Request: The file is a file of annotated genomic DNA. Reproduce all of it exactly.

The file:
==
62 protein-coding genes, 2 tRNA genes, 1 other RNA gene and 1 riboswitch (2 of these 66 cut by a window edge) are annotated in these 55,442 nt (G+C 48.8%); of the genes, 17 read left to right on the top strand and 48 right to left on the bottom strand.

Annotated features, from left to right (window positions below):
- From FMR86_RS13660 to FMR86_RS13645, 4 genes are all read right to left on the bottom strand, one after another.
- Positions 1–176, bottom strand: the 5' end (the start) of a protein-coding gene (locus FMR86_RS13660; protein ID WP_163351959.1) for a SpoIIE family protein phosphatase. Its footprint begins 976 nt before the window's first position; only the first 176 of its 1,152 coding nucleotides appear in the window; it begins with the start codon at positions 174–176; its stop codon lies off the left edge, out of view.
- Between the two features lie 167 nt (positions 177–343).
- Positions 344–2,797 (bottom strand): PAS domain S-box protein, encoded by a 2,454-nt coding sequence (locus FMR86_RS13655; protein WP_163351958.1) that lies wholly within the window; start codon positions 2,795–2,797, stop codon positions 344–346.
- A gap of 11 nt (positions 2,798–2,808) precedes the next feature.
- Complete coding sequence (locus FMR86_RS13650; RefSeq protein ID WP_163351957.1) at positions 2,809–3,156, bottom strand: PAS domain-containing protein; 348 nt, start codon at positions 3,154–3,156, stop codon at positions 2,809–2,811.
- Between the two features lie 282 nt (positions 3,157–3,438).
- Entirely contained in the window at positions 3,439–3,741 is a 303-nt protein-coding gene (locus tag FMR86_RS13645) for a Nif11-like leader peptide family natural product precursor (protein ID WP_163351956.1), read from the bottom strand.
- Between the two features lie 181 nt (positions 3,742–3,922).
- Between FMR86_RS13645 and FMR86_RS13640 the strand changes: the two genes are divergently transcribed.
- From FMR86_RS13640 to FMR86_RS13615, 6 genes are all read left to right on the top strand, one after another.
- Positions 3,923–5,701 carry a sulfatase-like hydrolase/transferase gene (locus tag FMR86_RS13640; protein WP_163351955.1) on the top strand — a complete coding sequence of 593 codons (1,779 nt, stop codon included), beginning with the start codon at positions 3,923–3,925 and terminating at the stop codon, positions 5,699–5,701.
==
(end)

62 protein-coding genes, 2 tRNA genes, 1 other RNA gene and 1 riboswitch (2 of these 66 cut by a window edge) are annotated in these 55,442 nt (G+C 48.8%); of the genes, 17 read left to right on the top strand and 48 right to left on the bottom strand.

Annotated features, from left to right (window positions below):
- From FMR86_RS13660 to FMR86_RS13645, 4 genes are all read right to left on the bottom strand, one after another.
- Positions 1–176, bottom strand: the 5' end (the start) of a protein-coding gene (locus FMR86_RS13660; protein ID WP_163351959.1) for a SpoIIE family protein phosphatase. Its footprint begins 976 nt before the window's first position; only the first 176 of its 1,152 coding nucleotides appear in the window; it begins with the start codon at positions 174–176; its stop codon lies off the left edge, out of view.
- Between the two features lie 167 nt (positions 177–343).
- Positions 344–2,797 (bottom strand): PAS domain S-box protein, encoded by a 2,454-nt coding sequence (locus FMR86_RS13655; protein WP_163351958.1) that lies wholly within the window; start codon positions 2,795–2,797, stop codon positions 344–346.
- A gap of 11 nt (positions 2,798–2,808) precedes the next feature.
- Complete coding sequence (locus FMR86_RS13650; RefSeq protein ID WP_163351957.1) at positions 2,809–3,156, bottom strand: PAS domain-containing protein; 348 nt, start codon at positions 3,154–3,156, stop codon at positions 2,809–2,811.
- Between the two features lie 282 nt (positions 3,157–3,438).
- Entirely contained in the window at positions 3,439–3,741 is a 303-nt protein-coding gene (locus tag FMR86_RS13645) for a Nif11-like leader peptide family natural product precursor (protein ID WP_163351956.1), read from the bottom strand.
- Between the two features lie 181 nt (positions 3,742–3,922).
- Between FMR86_RS13645 and FMR86_RS13640 the strand changes: the two genes are divergently transcribed.
- From FMR86_RS13640 to FMR86_RS13615, 6 genes are all read left to right on the top strand, one after another.
- Positions 3,923–5,701 carry a sulfatase-like hydrolase/transferase gene (locus tag FMR86_RS13640; protein WP_163351955.1) on the top strand — a complete coding sequence of 593 codons (1,779 nt, stop codon included), beginning with the start codon at positions 3,923–3,925 and terminating at the stop codon, positions 5,699–5,701.